Scientists say Earth is undergoing its first mass extinction event, the first in 65 million years, and could be considered only the sixth in the last half-a-billion years.
The Intergovernmental Science Policy Platform on Biodiversity and Ecosystem Services (IPBES) will soon unveil a study aimed at gauging the planet’s health in terms of animal and plant species.
Here’s a depressing rundown of already available biodiversity information from the WWF Living Planet Report, IUCN Red List, PLOS Biology, Proceedings of the National Academy of Sciences, United Nations Convention on Biological Diversity and United Nations Environment Program:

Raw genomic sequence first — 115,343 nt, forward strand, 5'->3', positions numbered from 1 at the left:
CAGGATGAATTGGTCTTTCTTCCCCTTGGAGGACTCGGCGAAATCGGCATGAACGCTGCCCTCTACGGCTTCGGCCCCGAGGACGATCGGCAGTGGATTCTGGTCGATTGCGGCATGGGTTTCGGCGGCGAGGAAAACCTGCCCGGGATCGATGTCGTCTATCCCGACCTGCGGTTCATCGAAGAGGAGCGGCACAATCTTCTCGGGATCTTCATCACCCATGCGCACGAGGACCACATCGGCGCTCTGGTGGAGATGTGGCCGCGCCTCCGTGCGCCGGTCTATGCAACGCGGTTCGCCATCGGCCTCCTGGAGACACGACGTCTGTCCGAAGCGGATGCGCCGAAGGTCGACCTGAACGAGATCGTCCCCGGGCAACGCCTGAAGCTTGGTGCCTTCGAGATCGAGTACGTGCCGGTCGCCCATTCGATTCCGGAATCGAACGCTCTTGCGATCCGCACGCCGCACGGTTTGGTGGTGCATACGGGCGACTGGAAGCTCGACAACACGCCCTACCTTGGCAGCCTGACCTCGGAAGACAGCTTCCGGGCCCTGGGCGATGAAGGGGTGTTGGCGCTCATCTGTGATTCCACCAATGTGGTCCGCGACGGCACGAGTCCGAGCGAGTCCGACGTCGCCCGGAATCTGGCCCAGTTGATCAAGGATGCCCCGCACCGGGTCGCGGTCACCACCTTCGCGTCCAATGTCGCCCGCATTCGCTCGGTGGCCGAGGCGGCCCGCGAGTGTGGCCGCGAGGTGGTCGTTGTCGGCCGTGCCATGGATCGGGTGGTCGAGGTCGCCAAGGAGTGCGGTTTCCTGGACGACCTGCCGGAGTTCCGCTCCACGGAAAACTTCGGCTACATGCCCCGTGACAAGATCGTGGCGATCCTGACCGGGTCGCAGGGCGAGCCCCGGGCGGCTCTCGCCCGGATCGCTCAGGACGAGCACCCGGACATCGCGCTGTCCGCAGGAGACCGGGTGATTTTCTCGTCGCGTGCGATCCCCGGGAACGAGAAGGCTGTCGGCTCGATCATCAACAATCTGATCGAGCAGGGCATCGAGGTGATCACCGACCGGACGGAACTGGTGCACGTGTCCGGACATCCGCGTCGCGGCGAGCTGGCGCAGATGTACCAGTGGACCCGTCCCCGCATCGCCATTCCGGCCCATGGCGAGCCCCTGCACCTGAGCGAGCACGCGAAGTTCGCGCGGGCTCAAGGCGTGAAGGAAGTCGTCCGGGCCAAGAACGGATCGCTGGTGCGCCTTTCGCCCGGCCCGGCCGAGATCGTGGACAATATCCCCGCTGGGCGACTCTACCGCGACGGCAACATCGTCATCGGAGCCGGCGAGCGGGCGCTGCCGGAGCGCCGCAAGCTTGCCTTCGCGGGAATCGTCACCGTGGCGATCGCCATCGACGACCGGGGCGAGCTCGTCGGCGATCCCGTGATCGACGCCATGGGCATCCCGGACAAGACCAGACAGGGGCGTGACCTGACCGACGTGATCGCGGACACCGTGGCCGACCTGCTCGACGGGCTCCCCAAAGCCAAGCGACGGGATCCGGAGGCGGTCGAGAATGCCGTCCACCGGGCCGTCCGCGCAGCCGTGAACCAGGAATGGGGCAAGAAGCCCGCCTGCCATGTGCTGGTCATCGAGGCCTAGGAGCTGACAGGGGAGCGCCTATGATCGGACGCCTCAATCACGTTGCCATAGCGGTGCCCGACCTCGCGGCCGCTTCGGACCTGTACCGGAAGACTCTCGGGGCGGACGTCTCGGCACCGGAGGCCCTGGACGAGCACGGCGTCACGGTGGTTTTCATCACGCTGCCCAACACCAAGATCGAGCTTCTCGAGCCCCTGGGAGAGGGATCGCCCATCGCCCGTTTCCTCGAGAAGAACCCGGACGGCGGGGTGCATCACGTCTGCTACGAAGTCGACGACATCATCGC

The planet’s 3,706 monitored vertebrates – amphibians, birds, fish, mammals and reptiles – decreased 60 percent from 1970 to 2012. There are an estimated 8.7 million plant and animal species on our planet. Eighty-six percent of land species and 91 percent of sea species remain undiscovered.
25,821 species of 91,523 on the “Red List” are now classified as threatened. Of the total, 11,783 are threatened, 8,455 are endangered and 5,583 are critically endangered.
Estimated deforestation and forest degradation could be as high as $4.5 trillion in economic loss.